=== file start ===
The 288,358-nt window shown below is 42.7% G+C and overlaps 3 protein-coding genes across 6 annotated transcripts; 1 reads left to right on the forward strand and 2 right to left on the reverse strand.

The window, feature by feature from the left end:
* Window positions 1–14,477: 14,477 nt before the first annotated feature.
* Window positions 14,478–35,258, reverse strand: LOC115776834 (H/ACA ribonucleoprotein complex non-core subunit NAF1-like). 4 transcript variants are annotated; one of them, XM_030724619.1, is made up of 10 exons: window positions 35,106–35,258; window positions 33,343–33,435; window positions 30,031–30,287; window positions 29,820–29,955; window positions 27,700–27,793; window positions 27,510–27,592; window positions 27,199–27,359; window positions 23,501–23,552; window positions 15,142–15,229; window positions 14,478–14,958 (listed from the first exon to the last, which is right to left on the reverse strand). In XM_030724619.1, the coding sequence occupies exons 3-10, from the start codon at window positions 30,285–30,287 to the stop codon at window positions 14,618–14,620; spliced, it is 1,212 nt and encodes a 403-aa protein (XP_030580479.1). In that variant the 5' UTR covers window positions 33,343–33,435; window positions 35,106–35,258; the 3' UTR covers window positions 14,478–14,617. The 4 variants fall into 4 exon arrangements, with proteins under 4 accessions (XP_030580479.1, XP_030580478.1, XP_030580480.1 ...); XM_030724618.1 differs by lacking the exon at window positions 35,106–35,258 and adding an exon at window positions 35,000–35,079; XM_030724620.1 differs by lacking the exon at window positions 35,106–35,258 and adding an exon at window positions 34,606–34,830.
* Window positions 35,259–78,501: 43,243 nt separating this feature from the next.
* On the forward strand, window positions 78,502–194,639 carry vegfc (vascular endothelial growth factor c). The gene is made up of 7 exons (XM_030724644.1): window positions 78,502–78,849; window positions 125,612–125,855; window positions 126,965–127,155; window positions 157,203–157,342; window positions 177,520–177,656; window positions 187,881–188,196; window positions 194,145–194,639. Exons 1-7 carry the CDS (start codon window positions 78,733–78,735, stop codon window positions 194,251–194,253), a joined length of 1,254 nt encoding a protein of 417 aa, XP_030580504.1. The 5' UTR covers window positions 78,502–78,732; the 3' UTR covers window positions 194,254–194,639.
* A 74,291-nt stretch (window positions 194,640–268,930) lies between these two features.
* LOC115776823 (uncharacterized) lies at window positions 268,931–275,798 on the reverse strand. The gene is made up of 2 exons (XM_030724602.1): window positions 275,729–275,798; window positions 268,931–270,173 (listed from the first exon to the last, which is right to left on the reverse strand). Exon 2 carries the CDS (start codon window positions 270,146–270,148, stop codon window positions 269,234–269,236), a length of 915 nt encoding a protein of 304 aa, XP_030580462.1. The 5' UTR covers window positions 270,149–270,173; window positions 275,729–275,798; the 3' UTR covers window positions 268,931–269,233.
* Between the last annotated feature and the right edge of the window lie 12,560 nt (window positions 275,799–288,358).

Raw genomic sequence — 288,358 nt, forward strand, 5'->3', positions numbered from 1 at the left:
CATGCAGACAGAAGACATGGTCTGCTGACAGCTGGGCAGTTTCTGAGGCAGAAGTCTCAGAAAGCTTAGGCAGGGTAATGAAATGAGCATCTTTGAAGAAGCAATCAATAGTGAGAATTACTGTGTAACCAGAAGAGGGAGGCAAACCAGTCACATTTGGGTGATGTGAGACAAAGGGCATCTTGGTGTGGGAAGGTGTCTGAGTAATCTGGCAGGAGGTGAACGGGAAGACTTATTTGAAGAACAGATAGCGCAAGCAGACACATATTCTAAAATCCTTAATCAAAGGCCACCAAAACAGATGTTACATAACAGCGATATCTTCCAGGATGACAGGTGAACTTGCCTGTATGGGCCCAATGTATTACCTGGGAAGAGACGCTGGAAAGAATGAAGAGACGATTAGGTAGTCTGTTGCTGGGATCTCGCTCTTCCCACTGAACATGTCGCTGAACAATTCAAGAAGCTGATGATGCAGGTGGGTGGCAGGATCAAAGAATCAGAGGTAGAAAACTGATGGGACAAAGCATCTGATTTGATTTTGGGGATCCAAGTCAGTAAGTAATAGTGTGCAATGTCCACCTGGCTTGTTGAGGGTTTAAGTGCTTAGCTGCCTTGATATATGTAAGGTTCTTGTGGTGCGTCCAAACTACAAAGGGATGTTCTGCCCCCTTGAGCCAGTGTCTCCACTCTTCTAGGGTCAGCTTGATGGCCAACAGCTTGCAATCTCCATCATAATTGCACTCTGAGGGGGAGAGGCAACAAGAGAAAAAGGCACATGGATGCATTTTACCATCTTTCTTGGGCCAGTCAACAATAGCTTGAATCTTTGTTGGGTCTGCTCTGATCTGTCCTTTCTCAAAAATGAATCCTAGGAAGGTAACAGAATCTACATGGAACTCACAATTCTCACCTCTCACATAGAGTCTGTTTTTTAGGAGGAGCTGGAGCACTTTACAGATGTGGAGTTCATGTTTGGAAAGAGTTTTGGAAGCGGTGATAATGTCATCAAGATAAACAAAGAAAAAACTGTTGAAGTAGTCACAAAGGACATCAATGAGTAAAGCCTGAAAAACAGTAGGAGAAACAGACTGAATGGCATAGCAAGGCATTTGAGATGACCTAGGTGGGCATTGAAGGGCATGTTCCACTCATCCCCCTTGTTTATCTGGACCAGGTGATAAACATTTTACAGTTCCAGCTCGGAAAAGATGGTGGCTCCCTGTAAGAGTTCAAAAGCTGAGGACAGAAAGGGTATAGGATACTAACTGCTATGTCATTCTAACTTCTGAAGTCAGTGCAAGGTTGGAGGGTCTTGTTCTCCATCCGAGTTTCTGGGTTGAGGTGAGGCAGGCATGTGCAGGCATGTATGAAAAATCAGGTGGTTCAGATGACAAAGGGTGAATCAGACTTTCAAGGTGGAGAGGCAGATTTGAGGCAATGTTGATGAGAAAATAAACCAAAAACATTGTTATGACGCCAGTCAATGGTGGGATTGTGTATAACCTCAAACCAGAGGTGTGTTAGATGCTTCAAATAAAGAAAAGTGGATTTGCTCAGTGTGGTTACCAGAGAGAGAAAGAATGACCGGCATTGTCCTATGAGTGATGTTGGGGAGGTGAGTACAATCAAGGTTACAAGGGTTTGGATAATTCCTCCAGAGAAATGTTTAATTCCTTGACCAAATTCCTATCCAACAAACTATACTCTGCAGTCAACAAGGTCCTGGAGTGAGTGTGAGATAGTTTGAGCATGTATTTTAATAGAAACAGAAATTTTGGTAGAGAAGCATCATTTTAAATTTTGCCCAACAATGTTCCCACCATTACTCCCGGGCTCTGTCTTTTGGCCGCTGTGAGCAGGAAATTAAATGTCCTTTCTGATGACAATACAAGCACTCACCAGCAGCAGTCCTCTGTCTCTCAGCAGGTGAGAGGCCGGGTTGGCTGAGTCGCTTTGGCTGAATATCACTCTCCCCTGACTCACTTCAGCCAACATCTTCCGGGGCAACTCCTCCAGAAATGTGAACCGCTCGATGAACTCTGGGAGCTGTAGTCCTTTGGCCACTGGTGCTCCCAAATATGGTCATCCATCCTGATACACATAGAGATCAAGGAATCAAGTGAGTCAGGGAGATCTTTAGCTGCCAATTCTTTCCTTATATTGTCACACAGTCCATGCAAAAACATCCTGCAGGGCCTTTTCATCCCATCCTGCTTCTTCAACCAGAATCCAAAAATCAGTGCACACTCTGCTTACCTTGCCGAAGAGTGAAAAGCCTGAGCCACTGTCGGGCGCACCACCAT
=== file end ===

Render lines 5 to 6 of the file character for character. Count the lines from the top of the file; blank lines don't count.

* Window positions 35,259–78,501: 43,243 nt separating this feature from the next.
* On the forward strand, window positions 78,502–194,639 carry vegfc (vascular endothelial growth factor c). The gene is made up of 7 exons (XM_030724644.1): window positions 78,502–78,849; window positions 125,612–125,855; window positions 126,965–127,155; window positions 157,203–157,342; window positions 177,520–177,656; window positions 187,881–188,196; window positions 194,145–194,639. Exons 1-7 carry the CDS (start codon window positions 78,733–78,735, stop codon window positions 194,251–194,253), a joined length of 1,254 nt encoding a protein of 417 aa, XP_030580504.1. The 5' UTR covers window positions 78,502–78,732; the 3' UTR covers window positions 194,254–194,639.